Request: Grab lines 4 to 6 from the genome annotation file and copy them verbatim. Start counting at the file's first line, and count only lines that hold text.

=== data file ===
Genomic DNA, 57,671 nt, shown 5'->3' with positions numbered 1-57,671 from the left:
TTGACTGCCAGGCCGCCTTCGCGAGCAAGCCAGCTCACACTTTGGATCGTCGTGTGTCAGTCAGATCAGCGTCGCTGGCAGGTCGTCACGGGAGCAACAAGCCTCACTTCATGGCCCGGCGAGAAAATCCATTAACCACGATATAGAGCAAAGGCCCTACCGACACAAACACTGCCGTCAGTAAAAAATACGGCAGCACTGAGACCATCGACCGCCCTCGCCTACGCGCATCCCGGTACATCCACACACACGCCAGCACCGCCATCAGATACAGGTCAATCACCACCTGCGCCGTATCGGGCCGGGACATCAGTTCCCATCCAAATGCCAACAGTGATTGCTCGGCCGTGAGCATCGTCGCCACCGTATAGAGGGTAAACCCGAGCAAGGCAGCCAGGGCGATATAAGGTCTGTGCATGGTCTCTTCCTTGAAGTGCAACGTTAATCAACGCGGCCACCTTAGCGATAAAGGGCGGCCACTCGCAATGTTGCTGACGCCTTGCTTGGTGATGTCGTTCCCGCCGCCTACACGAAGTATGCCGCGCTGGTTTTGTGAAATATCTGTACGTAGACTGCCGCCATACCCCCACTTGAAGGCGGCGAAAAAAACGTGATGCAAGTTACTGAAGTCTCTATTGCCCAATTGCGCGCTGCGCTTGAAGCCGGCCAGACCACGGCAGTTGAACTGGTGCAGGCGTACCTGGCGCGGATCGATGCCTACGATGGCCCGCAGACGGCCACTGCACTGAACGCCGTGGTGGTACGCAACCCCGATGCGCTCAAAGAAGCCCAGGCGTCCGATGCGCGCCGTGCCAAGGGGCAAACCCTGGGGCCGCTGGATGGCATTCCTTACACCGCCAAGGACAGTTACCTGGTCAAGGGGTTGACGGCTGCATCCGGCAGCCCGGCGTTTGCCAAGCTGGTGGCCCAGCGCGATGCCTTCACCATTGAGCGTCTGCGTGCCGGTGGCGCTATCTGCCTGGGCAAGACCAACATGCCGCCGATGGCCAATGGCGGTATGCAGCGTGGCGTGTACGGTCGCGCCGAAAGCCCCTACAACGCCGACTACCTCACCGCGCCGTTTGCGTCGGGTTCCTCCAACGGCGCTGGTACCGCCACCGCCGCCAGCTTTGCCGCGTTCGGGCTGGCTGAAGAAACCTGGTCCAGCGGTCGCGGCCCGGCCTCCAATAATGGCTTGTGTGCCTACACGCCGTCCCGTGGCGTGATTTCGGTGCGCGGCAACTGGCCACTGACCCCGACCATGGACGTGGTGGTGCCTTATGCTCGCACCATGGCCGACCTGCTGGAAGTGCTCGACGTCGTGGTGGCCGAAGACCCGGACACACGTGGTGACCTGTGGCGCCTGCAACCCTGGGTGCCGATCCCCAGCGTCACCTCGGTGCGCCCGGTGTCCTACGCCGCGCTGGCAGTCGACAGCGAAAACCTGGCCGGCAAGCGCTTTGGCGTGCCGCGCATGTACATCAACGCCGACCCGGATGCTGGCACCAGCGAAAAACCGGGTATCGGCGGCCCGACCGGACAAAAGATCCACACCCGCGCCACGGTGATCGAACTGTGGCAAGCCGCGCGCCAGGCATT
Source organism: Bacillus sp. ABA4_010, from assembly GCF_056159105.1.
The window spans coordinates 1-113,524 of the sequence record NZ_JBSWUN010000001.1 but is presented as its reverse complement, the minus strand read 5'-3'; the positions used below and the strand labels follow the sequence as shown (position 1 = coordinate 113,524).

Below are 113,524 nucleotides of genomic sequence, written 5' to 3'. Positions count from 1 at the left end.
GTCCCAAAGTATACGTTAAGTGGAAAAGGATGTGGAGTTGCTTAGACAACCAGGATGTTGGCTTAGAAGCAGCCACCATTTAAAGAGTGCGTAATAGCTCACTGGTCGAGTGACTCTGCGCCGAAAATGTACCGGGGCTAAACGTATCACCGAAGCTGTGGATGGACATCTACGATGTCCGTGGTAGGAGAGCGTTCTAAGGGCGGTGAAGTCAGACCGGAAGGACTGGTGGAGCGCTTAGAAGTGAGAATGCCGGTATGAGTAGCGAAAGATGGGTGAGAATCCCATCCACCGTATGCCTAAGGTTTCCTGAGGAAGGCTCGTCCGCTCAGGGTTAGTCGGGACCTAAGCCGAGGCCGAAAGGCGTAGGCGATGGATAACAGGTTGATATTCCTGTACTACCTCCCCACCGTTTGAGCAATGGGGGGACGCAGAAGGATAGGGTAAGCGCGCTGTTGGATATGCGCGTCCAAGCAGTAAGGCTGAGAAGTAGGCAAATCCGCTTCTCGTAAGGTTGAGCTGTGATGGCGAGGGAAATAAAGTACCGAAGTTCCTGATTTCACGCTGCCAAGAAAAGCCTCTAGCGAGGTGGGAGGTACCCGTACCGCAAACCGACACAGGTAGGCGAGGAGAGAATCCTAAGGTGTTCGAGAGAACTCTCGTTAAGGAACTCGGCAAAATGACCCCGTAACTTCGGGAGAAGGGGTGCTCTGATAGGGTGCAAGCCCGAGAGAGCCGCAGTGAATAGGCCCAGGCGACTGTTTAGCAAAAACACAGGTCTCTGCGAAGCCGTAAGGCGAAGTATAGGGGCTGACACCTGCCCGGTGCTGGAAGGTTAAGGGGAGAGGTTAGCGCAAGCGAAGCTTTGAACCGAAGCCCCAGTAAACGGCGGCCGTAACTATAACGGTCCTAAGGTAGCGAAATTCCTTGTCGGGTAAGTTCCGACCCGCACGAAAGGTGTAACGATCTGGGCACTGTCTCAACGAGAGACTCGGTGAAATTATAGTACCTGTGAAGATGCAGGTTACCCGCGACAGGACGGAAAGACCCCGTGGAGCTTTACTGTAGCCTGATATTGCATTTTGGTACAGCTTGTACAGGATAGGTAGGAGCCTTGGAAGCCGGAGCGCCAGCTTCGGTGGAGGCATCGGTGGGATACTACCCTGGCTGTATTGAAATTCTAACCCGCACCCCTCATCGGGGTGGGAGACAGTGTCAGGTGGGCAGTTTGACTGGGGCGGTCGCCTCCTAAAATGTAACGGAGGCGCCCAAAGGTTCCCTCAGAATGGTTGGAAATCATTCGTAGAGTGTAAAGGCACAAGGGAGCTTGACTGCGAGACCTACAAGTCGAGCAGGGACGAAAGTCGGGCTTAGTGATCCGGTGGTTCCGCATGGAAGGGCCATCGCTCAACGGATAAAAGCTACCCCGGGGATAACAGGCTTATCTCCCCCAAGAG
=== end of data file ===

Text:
The window spans coordinates 1-113,524 of the sequence record NZ_JBSWUN010000001.1 but is presented as its reverse complement, the minus strand read 5'-3'; the positions used below and the strand labels follow the sequence as shown (position 1 = coordinate 113,524).

Below are 113,524 nucleotides of genomic sequence, written 5' to 3'. Positions count from 1 at the left end.
GTCCCAAAGTATACGTTAAGTGGAAAAGGATGTGGAGTTGCTTAGACAACCAGGATGTTGGCTTAGAAGCAGCCACCATTTAAAGAGTGCGTAATAGCTCACTGGTCGAGTGACTCTGCGCCGAAAATGTACCGGGGCTAAACGTATCACCGAAGCTGTGGATGGACATCTACGATGTCCGTGGTAGGAGAGCGTTCTAAGGGCGGTGAAGTCAGACCGGAAGGACTGGTGGAGCGCTTAGAAGTGAGAATGCCGGTATGAGTAGCGAAAGATGGGTGAGAATCCCATCCACCGTATGCCTAAGGTTTCCTGAGGAAGGCTCGTCCGCTCAGGGTTAGTCGGGACCTAAGCCGAGGCCGAAAGGCGTAGGCGATGGATAACAGGTTGATATTCCTGTACTACCTCCCCACCGTTTGAGCAATGGGGGGACGCAGAAGGATAGGGTAAGCGCGCTGTTGGATATGCGCGTCCAAGCAGTAAGGCTGAGAAGTAGGCAAATCCGCTTCTCGTAAGGTTGAGCTGTGATGGCGAGGGAAATAAAGTACCGAAGTTCCTGATTTCACGCTGCCAAGAAAAGCCTCTAGCGAGGTGGGAGGTACCCGTACCGCAAACCGACACAGGTAGGCGAGGAGAGAATCCTAAGGTGTTCGAGAGAACTCTCGTTAAGGAACTCGGCAAAATGACCCCGTAACTTCGGGAGAAGGGGTGCTCTGATAGGGTGCAAGCCCGAGAGAGCCGCAGTGAATAGGCCCAGGCGACTGTTTAGCAAAAACACAGGTCTCTGCGAAGCCGTAAGGCGAAGTATAGGGGCTGACACCTGCCCGGTGCTGGAAGGTTAAGGGGAGAGGTTAGCGCAAGCGAAGCTTTGAACCGAAGCCCCAGTAAACGGCGGCCGTAACTATAACGGTCCTAAGGTAGCGAAATTCCTTGTCGGGTAAGTTCCGACCCGCACGAAAGGTGTAACGATCTGGGCACTGTCTCAACGAGAGACTCGGTGAAATTATAGTACCTGTGAAGATGCAGGTTACCCGCGACAGGACGGAAAGACCCCGTGGAGCTTTACTGTAGCCTGATATTGCATTTTGGTACAGCTTGTACAGGATAGGTAGGAGCCTTGGAAGCCGGAGCGCCAGCTTCGGTGGAGGCATCGGTGGGATACTACCCTGGCTGTATTGAAATTCTAACCCGCACCCCTCATCGGGGTGGGAGACAGTGTCAGGTGGGCAGTTTGACTGGGGCGGTCGCCTCCTAAAATGTAACGGAGGCGCCCAAAGGTTCCCTCAGAATGGTTGGAAATCATTCGTAGAGTGTAAAGGCACAAGGGAGCTTGACTGCGAGACCTACAAGTCGAGCAGGGACGAAAGTCGGGCTTAGTGATCCGGTGGTTCCGCATGGAAGGGCCATCGCTCAACGGATAAAAGCTACCCCGGGGATAACAGGCTTATCTCCCCCAAGAG